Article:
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Kedon Slovis doesn't need the added pressure of name, image and likeness benefits to know the dangers of failing at football. It hit the USC quarterback last winter. Following the Trojans' Pac-12 Championship Game loss to Oregon, disgruntled bettors somehow got into his Venmo account.

No, they didn't send Slovis money. They requested it.

"After the Oregon game, they were like, 'Screw you, Slovis. You cost us X amount of money,' the quarterback said. "And they request money. I'm like, 'C'mon man.' My Facebook, I don't even use it. It's crazy to see the comments. My girlfriend's Instagram and DMs. They find you."

Losing was hard enough before the NIL era. Smart players have learned to ignore social media altogether just to keep their sanity. Now there's is a new level of scrutiny with some of the game's biggest names getting some of the game's biggest dollars for their NIL rights.

Fans may demand more for their money. Heck, teammates who aren't getting paid jack may demand more from their teammates whose coffers are being filled.

"My worries for kids nowadays is all this hype stuff," said "Big Dave" Uiagalelei, the father of Clemson quarterback D.J. Uiagalelei. "I know for a fact some of these kids can't handle it."

The doors opened wide on July 1 when the NCAA basically ceded control of NIL amid potential legal concerns. Now, it's basically "anything goes" rules. Several notable deals were rapid and spectacular.

LSU quarterback Myles Brennan got a pick-up from a Baton Rouge, Louisiana, dealership. BYU walk-ons got their scholarships covered. There have been plenty of other cars handed out and team-wide NIL offers made.

Wednesday marks two months since NIL rights began. The college sports world hasn't tilted on its axis. Conference realignment looks to be causing more competitive imbalance, comparatively.

Little has changed in the big picture. With endorsement deals flowing, Alabama still has many the best players. Kansas does not. In other words, this NIL thing that the NCAA decried as the end of college athletics as we know them just might work out. 

It's the delicate balance elsewhere that needs to be addressed. Locker room culture must be considered. Players who won't take an NFL snap will never be as popular. Egos smash against talent. Team goals meet suddenly-lucrative personal plans.

Five of the nation's top quarterbacks all quietly landed NFL-level representation for their NIL deals. Alabama's Bryce Young signed with Creative Artist Agency (CAA), the same mega-firm that represents Beyonce, Stevie Wonder and Eli Manning. CAA super agent Jimmy Sexton represents Nick Saban, Young's coach, as well as the core of the nation's best college coaches.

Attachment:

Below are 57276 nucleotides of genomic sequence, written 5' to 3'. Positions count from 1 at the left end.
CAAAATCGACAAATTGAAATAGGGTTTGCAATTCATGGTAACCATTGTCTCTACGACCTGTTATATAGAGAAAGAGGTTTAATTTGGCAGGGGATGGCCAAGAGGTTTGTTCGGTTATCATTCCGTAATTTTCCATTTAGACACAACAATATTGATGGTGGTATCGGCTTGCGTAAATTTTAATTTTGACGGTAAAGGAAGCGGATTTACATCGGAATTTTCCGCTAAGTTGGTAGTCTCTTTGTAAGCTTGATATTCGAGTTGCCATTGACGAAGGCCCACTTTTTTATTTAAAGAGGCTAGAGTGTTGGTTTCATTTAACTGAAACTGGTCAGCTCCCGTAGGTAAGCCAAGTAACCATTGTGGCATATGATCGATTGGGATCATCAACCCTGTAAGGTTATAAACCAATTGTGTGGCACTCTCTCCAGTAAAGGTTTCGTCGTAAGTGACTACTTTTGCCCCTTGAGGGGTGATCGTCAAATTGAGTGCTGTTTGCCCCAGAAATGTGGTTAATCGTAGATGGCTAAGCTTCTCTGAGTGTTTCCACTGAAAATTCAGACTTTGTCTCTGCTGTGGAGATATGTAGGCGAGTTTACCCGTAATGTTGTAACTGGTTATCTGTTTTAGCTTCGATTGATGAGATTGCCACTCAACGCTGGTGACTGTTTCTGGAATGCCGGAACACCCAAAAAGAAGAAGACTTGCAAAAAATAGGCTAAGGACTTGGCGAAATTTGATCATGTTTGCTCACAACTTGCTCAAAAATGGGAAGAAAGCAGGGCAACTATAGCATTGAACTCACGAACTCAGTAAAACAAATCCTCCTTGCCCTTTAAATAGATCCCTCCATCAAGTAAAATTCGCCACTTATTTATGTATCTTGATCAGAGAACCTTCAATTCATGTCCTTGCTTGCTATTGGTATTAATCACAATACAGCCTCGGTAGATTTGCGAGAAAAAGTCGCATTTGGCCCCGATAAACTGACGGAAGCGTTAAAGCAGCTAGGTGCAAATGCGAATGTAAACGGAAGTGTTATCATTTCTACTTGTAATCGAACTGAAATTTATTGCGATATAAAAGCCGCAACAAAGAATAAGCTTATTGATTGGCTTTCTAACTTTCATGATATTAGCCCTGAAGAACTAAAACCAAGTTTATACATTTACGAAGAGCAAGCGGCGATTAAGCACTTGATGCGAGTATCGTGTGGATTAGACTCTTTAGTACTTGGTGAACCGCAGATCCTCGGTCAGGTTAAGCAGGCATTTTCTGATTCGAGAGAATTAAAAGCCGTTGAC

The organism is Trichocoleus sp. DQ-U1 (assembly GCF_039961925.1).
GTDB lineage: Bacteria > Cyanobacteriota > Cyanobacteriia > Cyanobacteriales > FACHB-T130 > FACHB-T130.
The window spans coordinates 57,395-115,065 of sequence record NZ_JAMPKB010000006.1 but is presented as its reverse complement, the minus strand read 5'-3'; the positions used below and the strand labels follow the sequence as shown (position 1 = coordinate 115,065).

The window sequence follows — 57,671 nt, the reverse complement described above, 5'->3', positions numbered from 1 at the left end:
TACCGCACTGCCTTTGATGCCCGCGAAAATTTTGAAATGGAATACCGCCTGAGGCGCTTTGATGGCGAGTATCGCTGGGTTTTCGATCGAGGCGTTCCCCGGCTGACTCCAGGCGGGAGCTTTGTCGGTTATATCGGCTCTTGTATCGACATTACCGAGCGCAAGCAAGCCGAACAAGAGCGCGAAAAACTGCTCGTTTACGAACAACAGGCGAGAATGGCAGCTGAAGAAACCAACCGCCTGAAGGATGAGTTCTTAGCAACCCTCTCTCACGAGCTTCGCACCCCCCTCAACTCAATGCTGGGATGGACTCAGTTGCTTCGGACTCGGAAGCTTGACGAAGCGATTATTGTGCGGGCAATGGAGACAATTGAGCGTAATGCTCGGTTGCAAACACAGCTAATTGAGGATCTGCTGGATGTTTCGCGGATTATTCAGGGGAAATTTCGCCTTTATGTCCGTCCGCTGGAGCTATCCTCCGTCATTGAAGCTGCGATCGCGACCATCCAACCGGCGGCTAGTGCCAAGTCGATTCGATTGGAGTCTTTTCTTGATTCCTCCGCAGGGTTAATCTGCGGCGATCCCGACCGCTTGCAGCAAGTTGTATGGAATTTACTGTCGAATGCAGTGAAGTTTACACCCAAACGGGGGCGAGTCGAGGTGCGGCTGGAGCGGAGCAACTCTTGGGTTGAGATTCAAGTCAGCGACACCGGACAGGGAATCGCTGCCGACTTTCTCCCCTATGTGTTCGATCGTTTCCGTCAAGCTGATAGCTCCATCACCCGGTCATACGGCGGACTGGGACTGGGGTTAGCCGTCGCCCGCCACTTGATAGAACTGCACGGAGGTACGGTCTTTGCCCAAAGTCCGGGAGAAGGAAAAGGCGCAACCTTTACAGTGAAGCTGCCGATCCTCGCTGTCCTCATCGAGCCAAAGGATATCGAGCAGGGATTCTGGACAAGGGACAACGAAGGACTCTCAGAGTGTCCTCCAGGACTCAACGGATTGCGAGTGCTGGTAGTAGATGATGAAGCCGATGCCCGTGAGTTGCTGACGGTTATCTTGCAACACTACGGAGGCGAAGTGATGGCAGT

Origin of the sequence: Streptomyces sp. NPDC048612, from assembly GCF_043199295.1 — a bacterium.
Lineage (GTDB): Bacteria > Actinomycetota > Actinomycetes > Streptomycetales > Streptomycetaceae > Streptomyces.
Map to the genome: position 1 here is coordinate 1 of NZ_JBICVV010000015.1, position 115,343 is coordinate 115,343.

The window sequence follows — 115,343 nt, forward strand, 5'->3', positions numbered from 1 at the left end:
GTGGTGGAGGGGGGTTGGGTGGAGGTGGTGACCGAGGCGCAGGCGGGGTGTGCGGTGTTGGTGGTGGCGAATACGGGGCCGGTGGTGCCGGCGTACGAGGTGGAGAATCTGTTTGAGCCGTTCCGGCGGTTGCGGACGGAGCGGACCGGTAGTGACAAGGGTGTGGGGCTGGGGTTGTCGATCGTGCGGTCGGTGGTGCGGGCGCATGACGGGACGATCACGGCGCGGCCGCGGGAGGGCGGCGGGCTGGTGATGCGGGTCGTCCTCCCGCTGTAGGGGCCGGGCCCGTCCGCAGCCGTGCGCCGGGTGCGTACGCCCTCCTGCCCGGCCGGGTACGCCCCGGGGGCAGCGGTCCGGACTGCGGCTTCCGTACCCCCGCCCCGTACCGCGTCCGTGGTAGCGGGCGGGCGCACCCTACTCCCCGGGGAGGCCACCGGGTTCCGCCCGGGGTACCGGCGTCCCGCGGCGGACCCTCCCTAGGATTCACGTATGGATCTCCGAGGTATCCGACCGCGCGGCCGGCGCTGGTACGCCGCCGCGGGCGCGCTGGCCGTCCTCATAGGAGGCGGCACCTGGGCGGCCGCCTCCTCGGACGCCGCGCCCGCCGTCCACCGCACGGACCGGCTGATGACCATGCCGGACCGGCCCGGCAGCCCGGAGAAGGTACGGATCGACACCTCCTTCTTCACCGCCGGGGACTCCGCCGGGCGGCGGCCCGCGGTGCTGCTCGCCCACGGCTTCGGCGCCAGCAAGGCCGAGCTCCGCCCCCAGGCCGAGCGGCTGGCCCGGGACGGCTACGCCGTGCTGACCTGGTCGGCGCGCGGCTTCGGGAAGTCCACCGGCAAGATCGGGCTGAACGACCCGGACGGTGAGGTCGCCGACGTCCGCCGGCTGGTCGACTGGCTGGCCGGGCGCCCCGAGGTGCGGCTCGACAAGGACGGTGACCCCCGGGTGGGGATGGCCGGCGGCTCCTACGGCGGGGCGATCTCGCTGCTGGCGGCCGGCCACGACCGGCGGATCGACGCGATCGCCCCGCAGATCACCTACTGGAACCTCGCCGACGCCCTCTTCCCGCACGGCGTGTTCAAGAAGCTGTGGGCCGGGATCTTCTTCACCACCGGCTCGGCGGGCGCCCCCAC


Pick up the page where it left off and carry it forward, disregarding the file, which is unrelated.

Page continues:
Oklahoma's Spencer Rattler is with Chris Cabott, the COO, president of lead agent at Steinberg Sports and Entertainment, another giant. Leigh Steinberg was so powerful in NFL circles there was a movie loosely based on him ("Jerry Maguire"). In his 70s, Steinberg has made a comeback from alcoholism and bankruptcy. That comeback included signing Patrick Mahomes, perhaps the No. 1 brand in American sports.

"If we win ballgames and prepare the right way, everybody will benefit off this thing," said Rattler, the 2021 Heisman Trophy favorite as a redshirt sophomore.

Slovis joined Klutch Sports, the same firm that reps LeBron James, Anthony Davis and plenty of NFL players. Clemson's Uiagalelei is with VaynerSports. North Carolina's Sam Howell signed with ESM, which counts clients in the NFL and on the PGA Tour.

Go ahead and assume those quarterbacks have already met their soon-to-be NFL agents.

"When the [NIL] legislation first brought to public light what could be, we examined it," Cabott said. "It's really the same thing we do for our NFL players. We're a full service agency. We manage careers."

That's why heads are spinning a bit. A couple of months ago, such arrangements would have been Level I NCAA infractions. Now the earning landscape is wide open. Rattler signed autographs on July 31 in Chicago at what was called the first major college autograph signing (for profit). Action Network's Darren Rovell reported Oklahoma's quarterback signed his name for $150 a pop.

Heisman winner Johnny Manziel recently said on a podcast he made upwards of $30,000 selling his autograph eight years ago. At the time, Manziel's signing was against NCAA rules. he was suspended for the first half of the 2013 season opener against Texas A&M.

In 2021, an athlete's signature-for-profit is nothing more than a side hustle.

"Winning on the field is never interrupted," Cabott said.

Yes, but how hard is it to imagine Rattler appearing in a State Farm insurance commercial with Mahomes and Aaron Rodgers? Cabott was largely responsible for Mahomes' 10-year, $450 million contract with Kansas City. His other endorsement deals feature clients like Nike, Verizon, Adidas, Gillette and Nissan.

Rattler isn't rattled as he becomes a major commercial product while chasing a national championship. Winning, he said, takes care of everything.

"Not everybody will make the same, but everybody will benefit," Rattler said.